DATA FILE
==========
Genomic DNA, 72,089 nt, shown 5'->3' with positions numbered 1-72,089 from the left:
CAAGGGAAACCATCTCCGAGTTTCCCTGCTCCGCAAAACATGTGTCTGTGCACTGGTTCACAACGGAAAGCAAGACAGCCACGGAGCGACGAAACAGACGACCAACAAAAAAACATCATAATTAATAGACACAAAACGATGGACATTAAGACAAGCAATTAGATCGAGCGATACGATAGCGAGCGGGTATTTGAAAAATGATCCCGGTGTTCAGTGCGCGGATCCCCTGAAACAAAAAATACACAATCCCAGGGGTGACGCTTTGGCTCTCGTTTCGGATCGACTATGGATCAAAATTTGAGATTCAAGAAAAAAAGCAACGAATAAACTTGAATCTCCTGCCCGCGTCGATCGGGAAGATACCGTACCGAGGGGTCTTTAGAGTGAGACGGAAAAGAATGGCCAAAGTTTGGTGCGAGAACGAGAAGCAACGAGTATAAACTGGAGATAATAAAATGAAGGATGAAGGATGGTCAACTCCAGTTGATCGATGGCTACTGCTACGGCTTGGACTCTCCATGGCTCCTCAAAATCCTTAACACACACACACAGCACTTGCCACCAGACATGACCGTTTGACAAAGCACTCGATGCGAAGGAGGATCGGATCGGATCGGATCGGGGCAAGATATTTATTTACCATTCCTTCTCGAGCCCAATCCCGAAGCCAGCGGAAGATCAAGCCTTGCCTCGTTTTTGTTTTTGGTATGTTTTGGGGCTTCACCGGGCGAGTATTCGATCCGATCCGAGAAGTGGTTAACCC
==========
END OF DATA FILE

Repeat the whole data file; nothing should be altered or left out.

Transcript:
Genomic DNA, 72,089 nt, shown 5'->3' with positions numbered 1-72,089 from the left:
CAAGGGAAACCATCTCCGAGTTTCCCTGCTCCGCAAAACATGTGTCTGTGCACTGGTTCACAACGGAAAGCAAGACAGCCACGGAGCGACGAAACAGACGACCAACAAAAAAACATCATAATTAATAGACACAAAACGATGGACATTAAGACAAGCAATTAGATCGAGCGATACGATAGCGAGCGGGTATTTGAAAAATGATCCCGGTGTTCAGTGCGCGGATCCCCTGAAACAAAAAATACACAATCCCAGGGGTGACGCTTTGGCTCTCGTTTCGGATCGACTATGGATCAAAATTTGAGATTCAAGAAAAAAAGCAACGAATAAACTTGAATCTCCTGCCCGCGTCGATCGGGAAGATACCGTACCGAGGGGTCTTTAGAGTGAGACGGAAAAGAATGGCCAAAGTTTGGTGCGAGAACGAGAAGCAACGAGTATAAACTGGAGATAATAAAATGAAGGATGAAGGATGGTCAACTCCAGTTGATCGATGGCTACTGCTACGGCTTGGACTCTCCATGGCTCCTCAAAATCCTTAACACACACACACAGCACTTGCCACCAGACATGACCGTTTGACAAAGCACTCGATGCGAAGGAGGATCGGATCGGATCGGATCGGGGCAAGATATTTATTTACCATTCCTTCTCGAGCCCAATCCCGAAGCCAGCGGAAGATCAAGCCTTGCCTCGTTTTTGTTTTTGGTATGTTTTGGGGCTTCACCGGGCGAGTATTCGATCCGATCCGAGAAGTGGTTAACCC